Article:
Assistant Teaching Professor
Department of Art
Grace Aneiza Ali is a Curator and an Assistant Teaching Professor in the Departments of Art and Art History at Florida State University in Tallahassee, Florida. Her curatorial, research, and teaching practices center on curatorial activism, art and social justice, art and migration, global contemporary art, and art of the Caribbean Diaspora with a focus on her homeland Guyana. Prior to joining FSU, she was an Assistant Professor and Provost Fellow in the Department of Art & Public Policy at the Tisch School of the Arts, New York University (NYU), and affiliated faculty with the Asian/Pacific/American Institute.
Ali serves as Curator-at-Large for the Caribbean Cultural Center African Diaspora Institute in New York. In her tenure, she has developed the organization’s first Curatorial Fellowship in Afro-Caribbean Art and launched a thriving public program series, Curators in Conversation, gathering global curators and artists to discuss urgent issues of equity and inclusion affecting museums and the curatorial field.
She is a Fulbright Scholar and a Ronald E. McNair Scholar and the recipient of the following fellowships and grants that have generously supported her curatorial projects, research, and scholarship: NYU Provost Fellowship, Andy Warhol Foundation for the Visual Arts Curatorial Fellowship, NYU Henry M. MacCracken Fellowship, NYU Dean’s Faculty Grant and Paul Mellon Centre for Studies in British Art Grant.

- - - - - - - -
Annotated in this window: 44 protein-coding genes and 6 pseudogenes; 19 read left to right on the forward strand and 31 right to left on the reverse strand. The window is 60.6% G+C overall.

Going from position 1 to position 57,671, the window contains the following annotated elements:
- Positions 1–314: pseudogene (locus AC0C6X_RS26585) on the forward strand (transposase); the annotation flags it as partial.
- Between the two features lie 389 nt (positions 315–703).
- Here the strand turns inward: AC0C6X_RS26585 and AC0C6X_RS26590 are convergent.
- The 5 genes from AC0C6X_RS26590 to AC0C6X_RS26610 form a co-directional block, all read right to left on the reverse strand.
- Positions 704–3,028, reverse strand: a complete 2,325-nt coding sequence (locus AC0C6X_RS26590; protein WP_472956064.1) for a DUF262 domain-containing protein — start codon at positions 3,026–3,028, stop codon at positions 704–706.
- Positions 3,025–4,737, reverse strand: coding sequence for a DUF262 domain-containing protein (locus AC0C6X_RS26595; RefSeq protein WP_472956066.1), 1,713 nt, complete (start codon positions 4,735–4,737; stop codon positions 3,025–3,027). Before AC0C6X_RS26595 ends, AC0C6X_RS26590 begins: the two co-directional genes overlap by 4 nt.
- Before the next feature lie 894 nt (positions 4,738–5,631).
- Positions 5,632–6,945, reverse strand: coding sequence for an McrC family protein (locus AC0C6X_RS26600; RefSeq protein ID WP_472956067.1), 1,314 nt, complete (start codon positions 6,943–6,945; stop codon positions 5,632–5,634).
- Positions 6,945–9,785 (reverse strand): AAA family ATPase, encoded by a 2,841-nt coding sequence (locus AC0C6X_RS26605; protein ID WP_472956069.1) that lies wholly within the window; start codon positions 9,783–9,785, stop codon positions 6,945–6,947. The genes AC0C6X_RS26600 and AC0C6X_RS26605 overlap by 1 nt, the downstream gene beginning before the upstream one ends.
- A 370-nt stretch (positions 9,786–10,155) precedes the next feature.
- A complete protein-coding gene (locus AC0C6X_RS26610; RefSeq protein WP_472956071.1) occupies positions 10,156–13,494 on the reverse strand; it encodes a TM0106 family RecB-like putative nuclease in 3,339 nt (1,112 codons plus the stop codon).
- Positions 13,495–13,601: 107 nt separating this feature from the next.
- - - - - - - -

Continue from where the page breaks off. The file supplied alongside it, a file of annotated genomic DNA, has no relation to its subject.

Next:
Her book, ‘Liminal Spaces: Migration and Women of the Guyanese Diaspora’ (Cambridge, UK: Open Book Publishers, 2020), explores the art and migration narratives of women of Guyanese heritage. Her essays on contemporary art have been published in Asian Diasporic Visual Cultures and the Americas, Wasafiri, Transition Magazine (Harvard University), Small Axe, and Nueva Luz Photographic Journal.
She is founder and curator of Guyana Modern, an online platform for contemporary arts and culture of Guyana and founder and editorial director of OF NOTE Magazine — an award-winning nonprofit arts journalism initiative reporting on the intersection of art and activism. She has been named a ‘Global Shaper’ by the World Economic Forum and ‘Creative Trailblazer’ by the Jahajee Sisters Indo-Caribbean Women’s Empowerment Summit.
She earned a M.A. in Africana Studies from New York University and a B.A. in English Literature with a concentration in African Diaspora Literature and a Certificate in Women’s Studies from the University of Maryland, College Park, where she graduated magna cum laude.
She serves as a proud mentor for Girls Write Now, a leader in arts education, writing and mentoring for underserved and immigrant girls in New York City. She was born in Guyana and migrated to the United States with her family when she was fourteen years old.